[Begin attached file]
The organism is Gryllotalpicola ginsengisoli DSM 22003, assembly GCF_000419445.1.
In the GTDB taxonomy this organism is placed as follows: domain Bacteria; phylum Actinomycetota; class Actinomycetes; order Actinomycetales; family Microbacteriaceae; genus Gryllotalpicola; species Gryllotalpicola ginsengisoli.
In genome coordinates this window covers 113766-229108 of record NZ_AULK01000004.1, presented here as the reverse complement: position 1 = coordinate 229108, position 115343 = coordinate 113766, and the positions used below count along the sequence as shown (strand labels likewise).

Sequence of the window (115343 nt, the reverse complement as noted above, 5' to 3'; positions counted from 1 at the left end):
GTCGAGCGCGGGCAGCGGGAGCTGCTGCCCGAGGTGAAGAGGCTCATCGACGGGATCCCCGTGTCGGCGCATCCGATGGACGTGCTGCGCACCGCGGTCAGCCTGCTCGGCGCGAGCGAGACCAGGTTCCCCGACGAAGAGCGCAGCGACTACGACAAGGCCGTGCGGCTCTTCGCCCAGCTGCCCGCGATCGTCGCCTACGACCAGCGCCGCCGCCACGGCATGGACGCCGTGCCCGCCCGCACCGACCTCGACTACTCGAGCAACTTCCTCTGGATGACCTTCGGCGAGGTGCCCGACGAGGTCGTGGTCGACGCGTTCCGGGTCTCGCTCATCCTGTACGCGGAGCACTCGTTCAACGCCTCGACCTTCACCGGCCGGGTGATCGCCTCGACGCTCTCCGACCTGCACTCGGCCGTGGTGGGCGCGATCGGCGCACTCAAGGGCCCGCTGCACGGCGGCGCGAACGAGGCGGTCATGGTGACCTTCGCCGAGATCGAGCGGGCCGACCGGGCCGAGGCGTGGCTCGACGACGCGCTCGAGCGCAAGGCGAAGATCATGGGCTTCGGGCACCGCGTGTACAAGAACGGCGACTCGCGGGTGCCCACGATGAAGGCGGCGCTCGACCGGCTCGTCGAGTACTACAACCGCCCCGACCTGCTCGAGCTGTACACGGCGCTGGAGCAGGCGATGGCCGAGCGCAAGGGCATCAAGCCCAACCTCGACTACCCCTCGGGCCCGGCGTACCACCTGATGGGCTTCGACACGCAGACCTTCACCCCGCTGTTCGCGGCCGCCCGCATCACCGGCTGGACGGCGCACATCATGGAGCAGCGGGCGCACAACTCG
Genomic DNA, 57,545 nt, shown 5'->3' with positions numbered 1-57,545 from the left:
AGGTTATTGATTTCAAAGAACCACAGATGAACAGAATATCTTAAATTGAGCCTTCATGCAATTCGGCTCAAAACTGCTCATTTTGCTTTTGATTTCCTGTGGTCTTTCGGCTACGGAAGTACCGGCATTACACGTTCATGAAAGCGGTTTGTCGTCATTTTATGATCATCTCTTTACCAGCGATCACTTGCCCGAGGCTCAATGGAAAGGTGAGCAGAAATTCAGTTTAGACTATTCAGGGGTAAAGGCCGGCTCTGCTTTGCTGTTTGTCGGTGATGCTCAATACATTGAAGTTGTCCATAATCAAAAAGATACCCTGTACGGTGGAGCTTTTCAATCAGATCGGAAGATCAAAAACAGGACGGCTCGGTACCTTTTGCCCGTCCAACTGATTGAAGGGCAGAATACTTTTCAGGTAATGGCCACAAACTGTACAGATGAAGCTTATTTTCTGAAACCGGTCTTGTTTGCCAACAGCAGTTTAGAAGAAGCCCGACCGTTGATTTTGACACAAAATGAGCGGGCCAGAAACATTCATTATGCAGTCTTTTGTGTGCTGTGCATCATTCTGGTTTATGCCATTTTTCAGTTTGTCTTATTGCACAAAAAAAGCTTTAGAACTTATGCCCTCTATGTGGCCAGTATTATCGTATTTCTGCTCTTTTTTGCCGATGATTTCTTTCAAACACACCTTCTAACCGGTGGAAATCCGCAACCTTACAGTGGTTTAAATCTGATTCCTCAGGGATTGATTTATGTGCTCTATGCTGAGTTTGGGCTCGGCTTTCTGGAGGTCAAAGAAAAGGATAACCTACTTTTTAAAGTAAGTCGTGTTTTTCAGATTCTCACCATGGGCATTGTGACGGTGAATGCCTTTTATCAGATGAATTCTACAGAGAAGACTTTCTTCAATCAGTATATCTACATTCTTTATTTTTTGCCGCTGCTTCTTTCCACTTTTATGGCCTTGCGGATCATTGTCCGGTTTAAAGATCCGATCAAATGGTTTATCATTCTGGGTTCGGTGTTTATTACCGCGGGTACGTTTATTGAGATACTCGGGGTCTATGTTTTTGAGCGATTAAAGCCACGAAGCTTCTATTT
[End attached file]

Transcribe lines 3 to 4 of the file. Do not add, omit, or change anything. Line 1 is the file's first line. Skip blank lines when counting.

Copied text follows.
In genome coordinates this window covers 113766-229108 of record NZ_AULK01000004.1, presented here as the reverse complement: position 1 = coordinate 229108, position 115343 = coordinate 113766, and the positions used below count along the sequence as shown (strand labels likewise).

Sequence of the window (115343 nt, the reverse complement as noted above, 5' to 3'; positions counted from 1 at the left end):